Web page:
- Two drums containing UO4 samples were presented.
The following discrepancies were found with regard to the material of Al Qaim origin:
a) The amount of UO2 declared on 7 July, 1991 was 96095 kg (in 409 drums). However, in a list presented by the Iraqi authorities later, the amount was 96967 kg (in 409 drums).
b) The amount of ADU declared was 220 kg. However, the amount weighed was 317 kg.
c) The amount of UO3 declared was 2050 kg. All containers were emptied and the following material found:
d) Two drums containing 88 kg of UO4 in sample bottles were presented to the third team but not included in any declaration.
Figure II shows schematically the flow of material into and out of Al Jesira. It compares the Iraqi declaration of material produced at Al Jesira with results obtained by weighing the material.
It was impossible to verify the material (16.73 tonnes of uranium) contained in the uranium waste tank but, on the basis of the value given by the Iraqi authorities. It was estimated that 105.735 tonnes of uranium were produced - not the declared amount of 104.65 tonnes.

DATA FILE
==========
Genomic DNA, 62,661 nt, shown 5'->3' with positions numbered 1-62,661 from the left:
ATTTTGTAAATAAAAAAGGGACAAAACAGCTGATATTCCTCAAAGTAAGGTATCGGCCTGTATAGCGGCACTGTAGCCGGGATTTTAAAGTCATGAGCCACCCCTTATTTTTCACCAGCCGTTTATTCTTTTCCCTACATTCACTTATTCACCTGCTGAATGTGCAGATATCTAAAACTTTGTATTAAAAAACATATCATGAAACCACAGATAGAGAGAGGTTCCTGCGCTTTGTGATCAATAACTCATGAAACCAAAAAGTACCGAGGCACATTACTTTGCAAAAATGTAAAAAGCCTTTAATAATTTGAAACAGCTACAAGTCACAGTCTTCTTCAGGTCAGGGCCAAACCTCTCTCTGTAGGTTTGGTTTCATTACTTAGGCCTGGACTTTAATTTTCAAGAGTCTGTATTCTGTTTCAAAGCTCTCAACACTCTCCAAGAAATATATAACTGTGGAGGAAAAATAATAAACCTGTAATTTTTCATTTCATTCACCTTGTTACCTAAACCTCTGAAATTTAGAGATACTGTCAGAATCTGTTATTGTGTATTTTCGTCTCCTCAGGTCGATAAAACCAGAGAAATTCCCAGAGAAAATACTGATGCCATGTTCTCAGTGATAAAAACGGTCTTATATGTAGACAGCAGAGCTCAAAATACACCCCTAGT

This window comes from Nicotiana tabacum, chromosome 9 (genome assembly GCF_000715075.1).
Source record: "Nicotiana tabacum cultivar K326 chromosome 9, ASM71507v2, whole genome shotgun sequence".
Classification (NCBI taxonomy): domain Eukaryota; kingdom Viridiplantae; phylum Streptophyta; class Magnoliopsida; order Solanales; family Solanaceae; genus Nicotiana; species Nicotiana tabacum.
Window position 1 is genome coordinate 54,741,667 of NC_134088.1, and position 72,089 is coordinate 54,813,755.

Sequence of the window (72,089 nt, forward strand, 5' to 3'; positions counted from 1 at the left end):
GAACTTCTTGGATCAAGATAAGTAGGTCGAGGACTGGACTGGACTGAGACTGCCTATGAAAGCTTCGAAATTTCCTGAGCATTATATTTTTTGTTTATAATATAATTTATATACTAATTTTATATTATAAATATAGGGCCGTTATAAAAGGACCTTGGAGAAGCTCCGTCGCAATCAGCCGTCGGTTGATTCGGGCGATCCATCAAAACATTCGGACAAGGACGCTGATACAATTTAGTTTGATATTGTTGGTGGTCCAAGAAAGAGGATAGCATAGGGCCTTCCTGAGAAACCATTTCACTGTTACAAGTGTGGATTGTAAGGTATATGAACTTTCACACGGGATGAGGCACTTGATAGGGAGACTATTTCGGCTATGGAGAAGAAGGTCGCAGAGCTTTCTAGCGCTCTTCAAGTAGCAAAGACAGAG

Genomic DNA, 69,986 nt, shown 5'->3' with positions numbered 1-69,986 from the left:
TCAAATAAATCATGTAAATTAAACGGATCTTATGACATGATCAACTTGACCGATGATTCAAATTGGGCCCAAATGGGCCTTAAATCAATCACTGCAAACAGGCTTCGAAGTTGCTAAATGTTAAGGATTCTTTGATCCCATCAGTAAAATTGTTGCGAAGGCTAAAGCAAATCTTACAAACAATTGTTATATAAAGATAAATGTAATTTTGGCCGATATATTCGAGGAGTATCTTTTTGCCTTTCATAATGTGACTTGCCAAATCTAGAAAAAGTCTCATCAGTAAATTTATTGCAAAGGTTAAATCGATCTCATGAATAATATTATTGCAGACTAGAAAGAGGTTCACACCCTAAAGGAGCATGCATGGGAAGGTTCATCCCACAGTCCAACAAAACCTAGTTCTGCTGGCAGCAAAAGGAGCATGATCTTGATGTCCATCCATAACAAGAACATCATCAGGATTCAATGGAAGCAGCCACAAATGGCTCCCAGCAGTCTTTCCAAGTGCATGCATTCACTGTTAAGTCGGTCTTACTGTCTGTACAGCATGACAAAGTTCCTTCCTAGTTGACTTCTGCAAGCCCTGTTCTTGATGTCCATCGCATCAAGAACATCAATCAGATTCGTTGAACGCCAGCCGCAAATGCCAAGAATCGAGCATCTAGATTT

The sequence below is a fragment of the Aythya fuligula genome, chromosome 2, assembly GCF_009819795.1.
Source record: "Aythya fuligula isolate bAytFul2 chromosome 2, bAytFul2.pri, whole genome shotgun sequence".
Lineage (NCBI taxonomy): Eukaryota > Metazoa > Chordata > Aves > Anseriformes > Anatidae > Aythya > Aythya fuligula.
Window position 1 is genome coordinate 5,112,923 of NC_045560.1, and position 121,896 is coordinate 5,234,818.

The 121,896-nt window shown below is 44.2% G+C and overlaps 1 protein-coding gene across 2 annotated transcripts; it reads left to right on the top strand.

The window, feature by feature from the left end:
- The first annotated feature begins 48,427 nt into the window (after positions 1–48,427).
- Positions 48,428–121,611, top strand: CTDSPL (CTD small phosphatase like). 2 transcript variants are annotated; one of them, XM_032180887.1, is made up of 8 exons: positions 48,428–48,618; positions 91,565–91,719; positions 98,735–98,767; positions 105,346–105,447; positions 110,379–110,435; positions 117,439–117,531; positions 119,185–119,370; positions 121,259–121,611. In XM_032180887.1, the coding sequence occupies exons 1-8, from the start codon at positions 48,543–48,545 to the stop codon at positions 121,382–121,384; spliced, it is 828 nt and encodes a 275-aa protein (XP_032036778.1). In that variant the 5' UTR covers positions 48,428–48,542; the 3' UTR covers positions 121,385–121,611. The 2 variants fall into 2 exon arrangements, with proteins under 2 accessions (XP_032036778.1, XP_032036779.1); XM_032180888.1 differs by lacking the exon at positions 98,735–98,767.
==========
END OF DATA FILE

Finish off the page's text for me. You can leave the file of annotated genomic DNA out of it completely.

The explanation given by the Iraqi authorities is that they overestimated the amount of uranium waste. In order to clarify the situation, they have proposed emptying the uranium waste tank and carrying out an accurate measurement of the uranium quantities.
One drum containing 53 kg of scrap presented to the third team was not included in any declaration. A written explanation about the origin of this material has been requested.
These verifications - summarized in Table 2 of the report - complete the activities required in order to verify the material brought to Location C. However, the results of destructive analysis, careful evaluation of all the data obtained during the different inspections and the discrepancies described above may call for some additional verification activities.